Finally, I saw a whole new breed of Ecuadorians. I just needed to know that this town had both the modern Quitenos and the traditional ones. The theater was filled with people, young and old, hip and interesting. People drank beers in the patios outside the theater, or sipped herbal teas outside the entrance to the movie, they discussed films they had seen, and hugged and laughed. I instantly loved it there. Something clicked in my Quito experience. Good click.
We had an hour to kill, so we wondered over to a nearby park which kinda knocked my Gringa socks off. Not because it was so beautiful (it wasn’t), but because there we were, on a cliff overlooking a lush green valley, with mountains so large I thought they were clouds in the distance, and I was speaking Spanish with a new Ecuadorian friend. I was there. I finally started to get this place, to see it, to understand that it’s got something special under the grime I first noticed… Quito had shed its first layer of skin.
The films were interesting but not life changing by any means. One was about a Columbian woman who’s children go off to live in France. She misses them, loves them, envies them in a way, but has to let them go. Of course, this hit a chord in all of us, who instantly thought of our mommies and how it must feel to watch your own kids go live out their dreams and their adventures while you send emails from the home they left… But I have to say — I know my mom is still living out her adventures too. And I’m proud of her. That’s the way it should be.
And then, there is the Old Town. Wow. Today, I met up with an Ecuadorian girl named Dyana who is unbelievably sweet (she dated a friend of mine who lived in Ecuador for a year and he had put me in touch with her). Not only had she offered to pick me up at the airport (which I kindly declined, as that was, like, TOO nice and I knew I would be a zombie), but she quickly emailed me to welcome me to Quito and invite me out. When I found out I couldn’t get to the beach, I let her know I’d be around for the weekend, and she unknowingly planned my perfect Sunday.
I met up with Dyana, her 10 yr old son Joel (um, ADORABLE), and her boyfriend Dominic (awesome guy) at 10am this morning in Parque El Ejido. I brought my friend Libby. We all rented some ratty mountain bikes for 2 hrs ($4 each). My breaks didn’t work, Libby’s gears constantly clicked, and Dyana who is a beautiful and tiny Ecuadorian lady, had to keep switching with her 10 year old son to figure out which bike was a better fit. Before the bike ride, they decided to take us to a juice bar and let us sample something “truly Ecuadorian.” Ahhh, the fruit… the FRUIT! It’s delicious, and EVERYWHERE. I LOVE. After a carrot orange juice and a couple mango juices, we got back on our bikes and started pedaling away… I was worried I wouldn’t be able to breathe, but the uphills mixed nicely with the downhills, and I did better than I had expected.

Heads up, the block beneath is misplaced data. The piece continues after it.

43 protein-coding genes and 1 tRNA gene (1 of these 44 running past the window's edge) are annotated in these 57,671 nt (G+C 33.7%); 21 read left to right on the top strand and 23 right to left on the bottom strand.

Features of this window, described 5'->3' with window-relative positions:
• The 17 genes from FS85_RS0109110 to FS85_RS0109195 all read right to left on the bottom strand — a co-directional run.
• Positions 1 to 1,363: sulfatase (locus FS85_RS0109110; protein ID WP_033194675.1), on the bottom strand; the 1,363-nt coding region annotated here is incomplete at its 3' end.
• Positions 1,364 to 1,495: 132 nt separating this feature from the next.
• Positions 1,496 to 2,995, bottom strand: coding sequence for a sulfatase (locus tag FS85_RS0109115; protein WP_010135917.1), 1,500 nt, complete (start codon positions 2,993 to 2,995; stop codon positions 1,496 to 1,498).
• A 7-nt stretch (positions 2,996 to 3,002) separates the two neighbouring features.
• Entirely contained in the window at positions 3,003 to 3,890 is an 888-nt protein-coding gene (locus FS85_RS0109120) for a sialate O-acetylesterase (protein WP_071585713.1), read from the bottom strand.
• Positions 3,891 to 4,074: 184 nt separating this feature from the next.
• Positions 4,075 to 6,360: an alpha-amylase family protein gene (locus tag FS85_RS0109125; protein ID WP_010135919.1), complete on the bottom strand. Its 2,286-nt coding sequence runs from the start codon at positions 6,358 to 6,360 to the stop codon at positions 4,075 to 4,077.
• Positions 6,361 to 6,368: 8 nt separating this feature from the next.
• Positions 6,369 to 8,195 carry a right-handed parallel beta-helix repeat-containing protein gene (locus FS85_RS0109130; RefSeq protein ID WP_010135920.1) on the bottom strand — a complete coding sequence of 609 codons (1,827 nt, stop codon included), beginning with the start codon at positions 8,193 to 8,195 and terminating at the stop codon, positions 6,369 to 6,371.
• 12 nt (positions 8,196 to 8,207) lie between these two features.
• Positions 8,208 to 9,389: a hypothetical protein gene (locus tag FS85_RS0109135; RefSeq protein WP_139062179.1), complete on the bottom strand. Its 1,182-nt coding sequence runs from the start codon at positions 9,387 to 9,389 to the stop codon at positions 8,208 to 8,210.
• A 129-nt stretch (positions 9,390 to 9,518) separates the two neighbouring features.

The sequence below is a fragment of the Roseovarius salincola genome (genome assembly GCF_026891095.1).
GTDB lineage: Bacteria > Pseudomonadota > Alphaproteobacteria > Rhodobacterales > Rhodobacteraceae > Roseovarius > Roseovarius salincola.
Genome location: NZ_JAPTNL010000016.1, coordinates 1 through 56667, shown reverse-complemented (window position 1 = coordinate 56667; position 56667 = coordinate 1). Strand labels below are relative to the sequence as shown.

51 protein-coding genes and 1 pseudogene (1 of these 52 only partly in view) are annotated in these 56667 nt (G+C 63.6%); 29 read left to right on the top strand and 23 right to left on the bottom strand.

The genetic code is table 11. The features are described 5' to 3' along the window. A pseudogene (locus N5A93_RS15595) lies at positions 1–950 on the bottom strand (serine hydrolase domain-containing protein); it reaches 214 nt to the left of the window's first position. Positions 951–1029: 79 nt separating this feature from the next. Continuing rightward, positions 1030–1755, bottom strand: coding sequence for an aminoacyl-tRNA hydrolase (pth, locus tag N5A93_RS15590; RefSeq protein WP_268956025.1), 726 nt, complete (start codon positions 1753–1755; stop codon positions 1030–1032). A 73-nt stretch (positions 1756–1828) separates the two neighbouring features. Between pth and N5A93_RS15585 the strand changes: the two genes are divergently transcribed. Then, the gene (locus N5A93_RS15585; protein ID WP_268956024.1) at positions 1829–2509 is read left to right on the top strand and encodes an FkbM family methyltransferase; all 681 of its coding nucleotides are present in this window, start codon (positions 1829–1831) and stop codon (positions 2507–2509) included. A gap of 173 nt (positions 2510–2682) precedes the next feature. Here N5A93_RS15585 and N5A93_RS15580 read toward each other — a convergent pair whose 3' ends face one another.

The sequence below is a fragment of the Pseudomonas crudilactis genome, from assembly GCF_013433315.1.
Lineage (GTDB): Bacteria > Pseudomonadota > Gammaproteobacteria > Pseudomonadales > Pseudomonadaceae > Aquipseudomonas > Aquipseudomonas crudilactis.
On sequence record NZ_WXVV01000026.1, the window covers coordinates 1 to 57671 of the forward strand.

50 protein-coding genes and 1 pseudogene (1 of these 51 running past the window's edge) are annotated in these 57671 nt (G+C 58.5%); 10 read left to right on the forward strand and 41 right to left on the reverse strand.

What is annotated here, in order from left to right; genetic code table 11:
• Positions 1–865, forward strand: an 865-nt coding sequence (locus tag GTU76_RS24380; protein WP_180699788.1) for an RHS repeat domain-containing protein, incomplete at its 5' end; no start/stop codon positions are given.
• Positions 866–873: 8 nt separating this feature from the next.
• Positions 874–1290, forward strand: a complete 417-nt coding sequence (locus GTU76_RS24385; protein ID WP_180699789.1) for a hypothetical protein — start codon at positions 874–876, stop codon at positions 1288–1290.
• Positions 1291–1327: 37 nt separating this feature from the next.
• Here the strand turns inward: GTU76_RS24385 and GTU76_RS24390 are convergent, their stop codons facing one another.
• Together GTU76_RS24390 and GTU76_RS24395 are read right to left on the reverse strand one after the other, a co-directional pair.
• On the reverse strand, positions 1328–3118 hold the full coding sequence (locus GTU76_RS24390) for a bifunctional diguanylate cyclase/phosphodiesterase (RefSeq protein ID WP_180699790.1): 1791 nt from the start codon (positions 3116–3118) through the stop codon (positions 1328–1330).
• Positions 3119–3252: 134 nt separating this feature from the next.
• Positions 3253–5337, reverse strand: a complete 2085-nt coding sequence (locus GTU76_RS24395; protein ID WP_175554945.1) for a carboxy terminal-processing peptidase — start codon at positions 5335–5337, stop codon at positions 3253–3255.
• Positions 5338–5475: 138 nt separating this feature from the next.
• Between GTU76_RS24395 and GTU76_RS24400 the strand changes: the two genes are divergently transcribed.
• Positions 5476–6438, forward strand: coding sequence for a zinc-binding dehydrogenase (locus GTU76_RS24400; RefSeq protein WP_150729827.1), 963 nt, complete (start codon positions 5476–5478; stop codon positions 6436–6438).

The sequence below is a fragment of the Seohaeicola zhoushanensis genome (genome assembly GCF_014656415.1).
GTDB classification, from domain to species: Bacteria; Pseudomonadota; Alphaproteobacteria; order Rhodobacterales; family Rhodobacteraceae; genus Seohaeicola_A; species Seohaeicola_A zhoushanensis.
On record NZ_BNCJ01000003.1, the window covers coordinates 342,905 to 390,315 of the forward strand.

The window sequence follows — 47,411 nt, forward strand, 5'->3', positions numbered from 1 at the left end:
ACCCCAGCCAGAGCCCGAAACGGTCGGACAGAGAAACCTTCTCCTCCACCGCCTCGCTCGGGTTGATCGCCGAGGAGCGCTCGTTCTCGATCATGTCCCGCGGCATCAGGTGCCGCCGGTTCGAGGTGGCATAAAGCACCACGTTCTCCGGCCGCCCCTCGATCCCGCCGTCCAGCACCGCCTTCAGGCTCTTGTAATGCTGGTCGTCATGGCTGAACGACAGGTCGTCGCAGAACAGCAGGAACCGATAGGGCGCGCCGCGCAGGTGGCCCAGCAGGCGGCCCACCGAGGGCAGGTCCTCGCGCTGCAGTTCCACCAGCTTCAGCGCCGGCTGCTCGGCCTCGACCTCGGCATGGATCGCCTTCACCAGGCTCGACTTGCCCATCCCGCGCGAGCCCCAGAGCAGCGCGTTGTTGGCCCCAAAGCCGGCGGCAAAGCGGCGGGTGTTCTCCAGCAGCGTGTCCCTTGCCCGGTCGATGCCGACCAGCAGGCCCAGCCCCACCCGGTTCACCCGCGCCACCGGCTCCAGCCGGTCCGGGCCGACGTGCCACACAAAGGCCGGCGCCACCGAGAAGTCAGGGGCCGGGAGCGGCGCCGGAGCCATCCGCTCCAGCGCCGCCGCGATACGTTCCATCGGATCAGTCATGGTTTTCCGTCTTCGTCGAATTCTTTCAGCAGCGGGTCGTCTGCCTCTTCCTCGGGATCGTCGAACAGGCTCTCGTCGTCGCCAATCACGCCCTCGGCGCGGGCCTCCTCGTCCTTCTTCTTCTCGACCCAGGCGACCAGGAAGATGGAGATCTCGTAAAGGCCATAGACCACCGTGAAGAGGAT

On Sundays, many of the streets are shut down and they become full of cyclists, free of cars. It’s a brilliant idea to shut down streets one day of the week for bikes, and was even better since we didn’t actually have helmets… We literally biked for two hours up into the steep cobblestone streets of the Old Town, where plazas, churches, steep winding staircases and Ecuadorians abound. It was absolutely breathtaking (and yeah, that could have been partially from the altitude — man was I huffing up a couple of those hills while Joel zoomed by!). And what a view…
We paused every now and then to catch our breath. I’d chat/mess with Joel who was my buddy during the ride, Dominic and Dyana taught us about Ecuador, and that sun just beamed down on us. It felt so good — SO good — to finally realize that there is a lot of Quito to love, and there’s going to be a lot of Quito and this experience to share.
We sampled some authentic Ecuadorian food (ok, I admit, I was so hungry that I had to pass on the cow intestine stew, but I did try the plantain and cheese ball, and the chicken with rice, avocado, lime and onion thing — delish!). Libby and I headed home completely exhausted, but both SO happy. It was an absolutely wonderful day, and it’s been a wonderful weekend. Our understanding of Quito has grown in necessary ways.
Tomorrow, I’m getting up at 6am to meet up with Libby, Nan, and Nan’s Ecuadorian boyfriend to go to some hot springs in a place called Papallacta, about 2 hrs outside the city. This will be my first excursion out of Quito since arriving almost a week ago now.
This first week has been very full, and each day has made a difference. There is so much more to talk about, to write about, to comment on, but I’ve got to get into my bed, under my new alpaca blanket.
I’m glad I’m here, wherever that really is.